In the first week of February 2020, Dr. Li Wenliang died from complications due to COVID-19. The young doctor had been praised for his self-sacrifice in fighting Chinese authorities to get word of the “;novel coronavirus”; out to the world after many of his colleagues had been silenced. In death, Li became a martyr to the cause of transparency when it comes to health information, and to the importance of sharing this information quickly in an emergency.
That it took people like Dr. Li to get the information on what would eventually be tagged COVID-19 out to the world was clear testimony from the opening stages of the pandemic that China was being far less than completely open with information. Whether decisions were made locally or at a national level, for some reason China chose not to report the initial cases of COVID-19 in Wuhan hospitals, and to push back against medical personnel who tried to share that information.
That initial action, along with concerns that China was being less than honest when reporting the number of people infected or dying in the initial outbreak, planted seeds of suspicion when it came to the origins of the SARS-CoV-2 virus. In fact, it sowed an entire garden. And right from the outset, the fact that Wuhan is home to a virology institute–;a famous virology institute that was instrumental in discovering the origins of SARS–;led many to conclude that the most likely route from virus to man ran through the doors of a level three lab.
However, there has always been an alternative. Over the past decades, a number of contagious coronaviruses have made their first appearance on stage, including deadly outbreaks of SARS and MERS. In each case, the origin of these viruses have been traced back to contact between humans and animals that hosted ancestors of the infectious form. For Wuhan, that also pointed a finger of suspicion at a market where wild-caught animals were sold for meat. In an initial investigation by the World Health Organization, this original was deemed “;far more likely”; and the lab original was labeled “;extremely unlikely.”;
Still, rumors persisted of evidence that pointed to the lab origin. Some of this was clearly fabricated information intended to bolster Donald Trump”;s fixation on the “;China virus”; and conspiracy theories that COVID-19 is the result of biological warfare. However, other information appeared to be much more reasonable, and focused on the idea that the virus might have entered the human populace not by design, but by mistake.
Three months ago, President Joe Biden ordered an intelligence review in hopes of getting a more definitive answer. Now that report is in its final stages, and it seems that no one is going to like what it has to say.
As CNN reports, the official position is likely to be this: We don”;t know. After 90 days of going over the available intelligence, consulting with virologists, and looking at details of the structure of SARS-CoV-2, it still seems that there is nothing to definitively point a finger each at the “;lab leak”; theory or at the “;jumped naturally”; position.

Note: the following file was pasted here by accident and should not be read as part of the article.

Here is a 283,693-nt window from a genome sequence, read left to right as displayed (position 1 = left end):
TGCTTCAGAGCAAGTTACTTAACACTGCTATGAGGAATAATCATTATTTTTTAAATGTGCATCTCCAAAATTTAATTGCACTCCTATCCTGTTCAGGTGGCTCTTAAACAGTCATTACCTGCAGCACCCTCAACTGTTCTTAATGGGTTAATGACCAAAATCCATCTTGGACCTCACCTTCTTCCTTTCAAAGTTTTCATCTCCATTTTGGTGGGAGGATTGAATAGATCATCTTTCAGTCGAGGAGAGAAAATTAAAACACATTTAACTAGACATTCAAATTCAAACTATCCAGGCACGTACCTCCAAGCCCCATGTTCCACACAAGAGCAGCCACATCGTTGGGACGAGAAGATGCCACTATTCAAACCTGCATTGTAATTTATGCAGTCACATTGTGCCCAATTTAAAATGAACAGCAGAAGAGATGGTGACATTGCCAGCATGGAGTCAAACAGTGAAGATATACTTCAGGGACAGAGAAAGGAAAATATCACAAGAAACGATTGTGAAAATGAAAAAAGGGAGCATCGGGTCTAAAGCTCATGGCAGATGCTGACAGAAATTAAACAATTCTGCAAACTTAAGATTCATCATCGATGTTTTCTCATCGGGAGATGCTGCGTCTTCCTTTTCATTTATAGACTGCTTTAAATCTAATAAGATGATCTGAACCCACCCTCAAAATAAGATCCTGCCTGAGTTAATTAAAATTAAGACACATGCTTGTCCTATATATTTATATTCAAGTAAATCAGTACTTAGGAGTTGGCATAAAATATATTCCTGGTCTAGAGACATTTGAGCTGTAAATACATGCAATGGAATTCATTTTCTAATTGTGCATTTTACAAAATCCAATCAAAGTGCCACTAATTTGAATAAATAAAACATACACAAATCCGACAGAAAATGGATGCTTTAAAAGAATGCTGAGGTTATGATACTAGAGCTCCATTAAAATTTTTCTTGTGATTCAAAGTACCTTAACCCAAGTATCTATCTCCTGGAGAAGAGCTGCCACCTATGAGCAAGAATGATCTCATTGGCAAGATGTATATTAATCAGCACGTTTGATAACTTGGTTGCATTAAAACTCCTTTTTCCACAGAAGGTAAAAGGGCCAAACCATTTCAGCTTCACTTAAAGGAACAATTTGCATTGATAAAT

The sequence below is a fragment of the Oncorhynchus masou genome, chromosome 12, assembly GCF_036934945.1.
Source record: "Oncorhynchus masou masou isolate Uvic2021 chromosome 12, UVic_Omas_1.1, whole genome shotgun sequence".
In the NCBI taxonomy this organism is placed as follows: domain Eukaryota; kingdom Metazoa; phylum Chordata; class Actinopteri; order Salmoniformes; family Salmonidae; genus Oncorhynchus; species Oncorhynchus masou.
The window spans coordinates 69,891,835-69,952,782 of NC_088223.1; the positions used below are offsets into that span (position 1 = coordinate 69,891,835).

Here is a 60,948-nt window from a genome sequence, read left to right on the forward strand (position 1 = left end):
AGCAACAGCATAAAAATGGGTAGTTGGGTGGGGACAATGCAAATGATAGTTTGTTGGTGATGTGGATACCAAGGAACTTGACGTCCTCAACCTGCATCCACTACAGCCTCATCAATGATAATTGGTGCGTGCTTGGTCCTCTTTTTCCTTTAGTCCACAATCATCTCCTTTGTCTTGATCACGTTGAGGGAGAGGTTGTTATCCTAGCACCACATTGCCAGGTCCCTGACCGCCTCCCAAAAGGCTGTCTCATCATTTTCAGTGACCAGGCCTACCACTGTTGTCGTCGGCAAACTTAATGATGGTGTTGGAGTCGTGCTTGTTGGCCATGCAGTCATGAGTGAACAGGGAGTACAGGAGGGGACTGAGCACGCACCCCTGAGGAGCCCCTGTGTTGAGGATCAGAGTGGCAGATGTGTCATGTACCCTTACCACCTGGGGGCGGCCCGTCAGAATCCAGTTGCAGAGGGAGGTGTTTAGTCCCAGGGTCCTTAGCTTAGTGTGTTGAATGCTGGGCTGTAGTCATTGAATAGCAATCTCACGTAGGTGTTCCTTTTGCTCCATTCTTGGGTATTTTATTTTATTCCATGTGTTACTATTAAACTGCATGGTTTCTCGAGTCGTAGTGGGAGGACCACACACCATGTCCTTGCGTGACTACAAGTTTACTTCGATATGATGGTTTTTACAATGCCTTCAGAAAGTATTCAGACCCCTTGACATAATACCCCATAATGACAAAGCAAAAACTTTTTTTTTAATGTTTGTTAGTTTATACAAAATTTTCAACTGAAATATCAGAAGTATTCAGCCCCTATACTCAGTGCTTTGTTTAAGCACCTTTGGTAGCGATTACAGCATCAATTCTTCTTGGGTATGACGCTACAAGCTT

That indecision isn”;t an indictment of the intelligence community. This falls into the class of Really Hard Questions.
There are actually good reasons to suspect a lab leak. This is, after all, very similar to viruses that the Wuhan Institute of Virology was working with, the first identified cases came essentially in their backyard, and lab leaks happen. Lab leaks happen with frightening regularity. It”;s just that most of the time they happen with well-identified pathogens, and when they do, the problem can be cleaned up.
On the other hand, viruses also jump to humans all the time, and as humans carve up the last wild places, the intervals between these jumps have been declining. Between the expanding human population and the movement of species due to the climate crisis, scientists have already predicted that more pathogens of all types would be finding their homes in us. And identifying the path that viruses follow can be very difficult. It took more than a decade to track down the origin of SARS in bats that lived over 1,000 miles away from the first known human cases of the disease. It”;s still extremely likely that the ancestor of SARS-CoV-2 is nestled comfortably in some creature, somewhere we haven”;t yet looked.
However, even if the current state of that intelligence review places the outcome at a definitive shrug, there are two big pointers in the last couple of days that tend to make even the biggest skeptics of the “;lab leak”; theory think again.
First, as The Washington Post reported on Friday, China has responded to additional request from WHO for an expanded investigation with a definitive “;bù shì.”; That is, unless those investigations are based on the idea that the world has to all agree to the natural origin theory first. That raised more than a few hackles, since one of the biggest reasons to believe the lab leak theory in the first place has been the obvious way that China has been hiding information since before the pandemic was a pandemic.
This followed a growing rift between Chinese officials and WHO that has made it hard to make any progress on gaining new information. Every criticism of the Chinese government withholding information has resulted in …; withholding more information. Plus a lot of huffing about “;disrespect.”; All of which makes it seem that China is not only hiding something, but has something to hide.